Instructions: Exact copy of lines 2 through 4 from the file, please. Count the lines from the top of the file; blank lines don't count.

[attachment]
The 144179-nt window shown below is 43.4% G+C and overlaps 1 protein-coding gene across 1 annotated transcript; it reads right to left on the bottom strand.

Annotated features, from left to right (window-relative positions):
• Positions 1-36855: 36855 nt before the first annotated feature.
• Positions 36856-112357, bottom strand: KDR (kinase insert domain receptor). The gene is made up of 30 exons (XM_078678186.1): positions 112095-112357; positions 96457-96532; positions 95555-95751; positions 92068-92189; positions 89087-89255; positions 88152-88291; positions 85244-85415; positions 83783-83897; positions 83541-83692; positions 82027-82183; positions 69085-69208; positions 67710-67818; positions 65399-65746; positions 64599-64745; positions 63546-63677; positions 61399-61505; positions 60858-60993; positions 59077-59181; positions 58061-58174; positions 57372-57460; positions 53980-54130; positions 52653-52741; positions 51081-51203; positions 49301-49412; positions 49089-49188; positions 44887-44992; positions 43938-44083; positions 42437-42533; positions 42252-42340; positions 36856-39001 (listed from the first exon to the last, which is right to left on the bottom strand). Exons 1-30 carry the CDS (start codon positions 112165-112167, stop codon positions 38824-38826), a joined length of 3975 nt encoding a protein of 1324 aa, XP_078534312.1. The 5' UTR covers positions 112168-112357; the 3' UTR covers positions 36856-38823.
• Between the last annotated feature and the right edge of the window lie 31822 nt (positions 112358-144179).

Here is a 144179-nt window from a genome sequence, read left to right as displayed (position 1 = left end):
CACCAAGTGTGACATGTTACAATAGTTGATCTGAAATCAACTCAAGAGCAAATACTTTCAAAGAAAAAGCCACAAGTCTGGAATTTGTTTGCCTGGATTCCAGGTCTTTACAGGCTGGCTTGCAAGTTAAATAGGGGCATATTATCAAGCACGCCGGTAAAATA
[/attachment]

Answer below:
Annotated features, from left to right (window-relative positions):
• Positions 1-36855: 36855 nt before the first annotated feature.
• Positions 36856-112357, bottom strand: KDR (kinase insert domain receptor). The gene is made up of 30 exons (XM_078678186.1): positions 112095-112357; positions 96457-96532; positions 95555-95751; positions 92068-92189; positions 89087-89255; positions 88152-88291; positions 85244-85415; positions 83783-83897; positions 83541-83692; positions 82027-82183; positions 69085-69208; positions 67710-67818; positions 65399-65746; positions 64599-64745; positions 63546-63677; positions 61399-61505; positions 60858-60993; positions 59077-59181; positions 58061-58174; positions 57372-57460; positions 53980-54130; positions 52653-52741; positions 51081-51203; positions 49301-49412; positions 49089-49188; positions 44887-44992; positions 43938-44083; positions 42437-42533; positions 42252-42340; positions 36856-39001 (listed from the first exon to the last, which is right to left on the bottom strand). Exons 1-30 carry the CDS (start codon positions 112165-112167, stop codon positions 38824-38826), a joined length of 3975 nt encoding a protein of 1324 aa, XP_078534312.1. The 5' UTR covers positions 112168-112357; the 3' UTR covers positions 36856-38823.